2 min Security

Google now protects TLS encryption in Chrome from quantum computers

Google now protects TLS encryption in Chrome from quantum computers

Google recently released a hybrid key encapsulation mechanism (KEM). This should protect the sharing of symmetric encryption secrets while establishing secure TLS network connections. It should primarily be a defense mechanism against possible analysis from quantum computing environments. Google Chrome 116 gets the scoop.

A KEM is a way to establish a shared, secret value between two people. In this way, they are then able to communicate with each other using so-called symmetric key encryption. This is a prior action for securely exchanging information over a network. In this case over a TLS network connection.

Hybrid KEM for TLS

The hybrid KEM X25519Kyber768 now presented consists of two cryptographic algorithms. First, X25519, which is an “elliptic curve” algorithm currently used in the key agreement for establishing a secure TLS connection. The second part is Kyber-786, a quantum-resistant KEM. This particular KEM was identified as the best solution for post-quantum cryptography by NIST just last year.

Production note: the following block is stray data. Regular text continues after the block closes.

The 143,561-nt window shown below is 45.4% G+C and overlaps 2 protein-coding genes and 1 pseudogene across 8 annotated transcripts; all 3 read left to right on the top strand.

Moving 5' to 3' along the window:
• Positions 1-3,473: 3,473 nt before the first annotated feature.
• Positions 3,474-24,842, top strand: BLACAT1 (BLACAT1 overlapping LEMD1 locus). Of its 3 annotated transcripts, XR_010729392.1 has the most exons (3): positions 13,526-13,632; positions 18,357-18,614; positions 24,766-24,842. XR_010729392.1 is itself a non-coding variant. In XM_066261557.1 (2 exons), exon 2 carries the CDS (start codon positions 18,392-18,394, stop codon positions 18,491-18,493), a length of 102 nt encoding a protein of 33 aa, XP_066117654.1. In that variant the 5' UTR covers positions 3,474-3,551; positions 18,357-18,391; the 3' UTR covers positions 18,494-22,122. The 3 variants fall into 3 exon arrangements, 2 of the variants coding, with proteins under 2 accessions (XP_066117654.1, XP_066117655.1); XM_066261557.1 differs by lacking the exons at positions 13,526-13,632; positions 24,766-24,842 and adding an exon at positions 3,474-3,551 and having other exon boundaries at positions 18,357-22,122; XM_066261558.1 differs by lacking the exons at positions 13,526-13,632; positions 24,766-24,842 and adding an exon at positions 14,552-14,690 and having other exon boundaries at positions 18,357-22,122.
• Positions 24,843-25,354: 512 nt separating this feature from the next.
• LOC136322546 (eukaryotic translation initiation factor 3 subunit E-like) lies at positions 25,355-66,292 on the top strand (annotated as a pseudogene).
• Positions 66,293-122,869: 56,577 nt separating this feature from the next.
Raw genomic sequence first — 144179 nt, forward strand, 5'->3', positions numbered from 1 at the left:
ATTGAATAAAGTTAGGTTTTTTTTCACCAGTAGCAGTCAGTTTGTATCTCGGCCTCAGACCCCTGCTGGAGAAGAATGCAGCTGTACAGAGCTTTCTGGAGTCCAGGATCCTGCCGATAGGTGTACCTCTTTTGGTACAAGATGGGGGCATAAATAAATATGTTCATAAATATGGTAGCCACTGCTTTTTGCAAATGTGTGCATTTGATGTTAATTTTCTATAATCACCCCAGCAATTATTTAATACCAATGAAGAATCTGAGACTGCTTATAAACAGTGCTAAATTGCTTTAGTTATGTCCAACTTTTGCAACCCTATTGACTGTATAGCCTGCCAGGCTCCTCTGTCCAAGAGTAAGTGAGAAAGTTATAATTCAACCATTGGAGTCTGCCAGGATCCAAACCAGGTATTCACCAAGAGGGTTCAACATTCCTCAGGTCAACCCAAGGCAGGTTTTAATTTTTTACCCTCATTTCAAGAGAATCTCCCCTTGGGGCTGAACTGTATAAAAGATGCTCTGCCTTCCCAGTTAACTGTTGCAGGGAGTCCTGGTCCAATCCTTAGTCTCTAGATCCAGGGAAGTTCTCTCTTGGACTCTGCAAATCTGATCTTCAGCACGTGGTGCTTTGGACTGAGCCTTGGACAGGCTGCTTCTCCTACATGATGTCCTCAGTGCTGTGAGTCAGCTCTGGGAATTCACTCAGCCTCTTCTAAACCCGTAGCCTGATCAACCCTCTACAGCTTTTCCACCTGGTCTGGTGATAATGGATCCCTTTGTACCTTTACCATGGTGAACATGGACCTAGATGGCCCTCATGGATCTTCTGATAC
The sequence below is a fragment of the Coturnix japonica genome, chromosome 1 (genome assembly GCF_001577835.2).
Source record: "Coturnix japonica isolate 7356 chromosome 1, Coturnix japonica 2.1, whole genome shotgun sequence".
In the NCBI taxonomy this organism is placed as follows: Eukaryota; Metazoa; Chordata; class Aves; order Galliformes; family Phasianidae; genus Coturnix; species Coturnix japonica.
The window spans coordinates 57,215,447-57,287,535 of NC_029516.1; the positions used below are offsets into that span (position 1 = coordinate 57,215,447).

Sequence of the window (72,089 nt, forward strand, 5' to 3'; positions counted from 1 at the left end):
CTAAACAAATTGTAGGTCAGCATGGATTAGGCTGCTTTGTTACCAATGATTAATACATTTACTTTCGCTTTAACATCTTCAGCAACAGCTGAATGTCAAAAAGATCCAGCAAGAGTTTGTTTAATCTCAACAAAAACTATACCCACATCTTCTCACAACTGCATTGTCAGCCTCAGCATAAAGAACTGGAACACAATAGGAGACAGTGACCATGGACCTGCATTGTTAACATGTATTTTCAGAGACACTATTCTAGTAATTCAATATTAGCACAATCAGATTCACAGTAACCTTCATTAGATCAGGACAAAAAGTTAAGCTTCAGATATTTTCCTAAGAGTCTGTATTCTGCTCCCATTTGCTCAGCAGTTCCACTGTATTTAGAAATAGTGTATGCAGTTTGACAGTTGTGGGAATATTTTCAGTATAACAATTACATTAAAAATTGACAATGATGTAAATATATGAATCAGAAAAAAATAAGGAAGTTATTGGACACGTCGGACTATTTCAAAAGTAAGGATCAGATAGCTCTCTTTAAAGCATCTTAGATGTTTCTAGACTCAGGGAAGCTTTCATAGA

Reason adaptation to quantum computing

The tech giant’s reason for adapting its encryption technology to possible quantum cryptanalysis is that it expects quantum computing can be used to break current encryption models in due course.

Google indicates that the sooner it is possible to update TLS connections with quantum-resistant session keys, the better network traffic can be protected against future quantum cryptanalysis.

Google is now putting dedicated encryption technology into Chromium. More specifically, the new hybrid KEM makes its appearance in Chrome version 116, which is coming out soon. In Chrome 115, the technology is available under a “flag.

Also read: Microsoft unveils its roadmap to a quantum supercomputer